• Focus on online privacy. Explain the importance of internet safety, emphasizing why kids shouldn’t share personal information online, like their addresses or school names. Show your child how to use privacy settings on all web browsers, apps, and platforms. 
      • Create strong passwords. Emphasize the need to set up unique login credentials on all online profiles so that kids can prevent hacking
      • Encourage open communication. Kids tend to keep things secret when in trouble — online or offline. But when you create a safe environment to discuss issues, you can make it easier for your children to come to you when they have a problem.
      • Share examples of child identity theft. Educating your kids on the dangers of identity fraud will help them understand how the digital world poses real threats. With a better grasp of the consequences, your children will be more cautious online. 
      • Teach them the warning signs of scams. You can prepare your kids by encouraging them to read content about common online scams, like phishing emails.
      • Create response systems. Work together as a family to create a step-by-step guide for responding to different incidents. For example, if your children receive lurid messages from strangers on chat services like Omegle, or are getting picked on by other kids online, they should know exactly what to do next. 
      • Show kids how to block and report online bullies. Most platforms offer dedicated tools and systems for reporting issues. Teach your child how to deal with inappropriate conversations — from taking screenshots to filing official reports and blocking people.
      • Explain appropriate online behavior to your child. It's vital to teach your children proper online behavior. Make sure they understand how to spot suspicious activity in conversations. For example, if a stranger asks your child for photos or sends lewd YouTube videos, it is imperative that your child knows how to recognize these red flags.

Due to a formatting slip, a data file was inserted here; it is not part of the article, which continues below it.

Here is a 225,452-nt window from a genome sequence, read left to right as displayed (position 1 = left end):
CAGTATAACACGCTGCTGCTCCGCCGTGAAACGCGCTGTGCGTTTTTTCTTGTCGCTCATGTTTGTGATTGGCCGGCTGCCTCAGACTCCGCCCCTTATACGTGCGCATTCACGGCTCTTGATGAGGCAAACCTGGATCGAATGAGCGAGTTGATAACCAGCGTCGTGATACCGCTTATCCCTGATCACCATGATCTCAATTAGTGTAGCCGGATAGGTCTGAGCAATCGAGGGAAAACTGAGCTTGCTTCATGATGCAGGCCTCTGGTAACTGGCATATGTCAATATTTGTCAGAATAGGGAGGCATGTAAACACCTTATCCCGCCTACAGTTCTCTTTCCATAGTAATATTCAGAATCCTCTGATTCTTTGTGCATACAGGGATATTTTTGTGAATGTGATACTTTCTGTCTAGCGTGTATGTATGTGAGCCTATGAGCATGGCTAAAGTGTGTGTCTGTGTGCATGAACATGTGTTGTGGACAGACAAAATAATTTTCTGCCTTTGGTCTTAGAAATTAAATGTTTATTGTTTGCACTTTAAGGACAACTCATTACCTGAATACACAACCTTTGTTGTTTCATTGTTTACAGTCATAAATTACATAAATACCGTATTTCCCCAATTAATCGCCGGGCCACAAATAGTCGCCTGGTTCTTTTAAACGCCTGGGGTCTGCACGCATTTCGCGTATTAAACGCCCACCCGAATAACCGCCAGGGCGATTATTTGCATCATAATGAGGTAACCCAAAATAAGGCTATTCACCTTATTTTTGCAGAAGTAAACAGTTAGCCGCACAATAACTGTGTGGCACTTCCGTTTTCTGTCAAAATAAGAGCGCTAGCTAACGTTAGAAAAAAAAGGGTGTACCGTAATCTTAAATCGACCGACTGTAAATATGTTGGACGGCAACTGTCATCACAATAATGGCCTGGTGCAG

💡 Related: YouTube Parental Controls: 4 Ways To (Easily) Get Started → 

      Aura Keeps Track of Your Kids When You Can’t

      Controlling what your kids do online is a full-time job. Technology can help you monitor your children’s games, apps, and social media use. But kids will inevitably encounter inappropriate content or risky online situations — either in your home or at a friend's house.

      Many children find their way around basic tools and restrictions — so you must prepare them to protect their privacy and spot signs of potential threats on the internet. 

      Aura provides the best protection to safeguard your family from online threats, including cyberbullies, predators, and scammers. 

      Aura’s Family Plan includes:

      • Award-winning parental controls. Aura includes content filters, screen time limits, and blocking features to control what apps and sites your kids can access. Aura was a 2022 Mom’s Choice award winner.
      • Safe Gaming tools. In partnership with Kidas, Aura can scan communications across hundreds of PC games  and send parents email alerts about potential exposure to cyberbullying and online predators.
      • Family identity theft protection. Monitor your children’s personal information for signs of fraud, including their Social Security Numbers (SSNs).
      • Antivirus and a virtual private network (VPN). Protect all of your family’s devices from hackers and malicious programs with antivirus software, and hide your IP address with military-grade encryption.
      • 24/7 U.S.-based customer support. If anyone in your family falls victim to identity theft, Aura’s dedicated Fraud Resolution Specialists are ready to secure your children’s identities and guide you through the recovery process.
      Keep your entire family safe online. Try Aura free for 14 days.

      Award-winning identity theft protection with AI-powered digital security tools, 24/7 White Glove support, and more. Try Aura for free.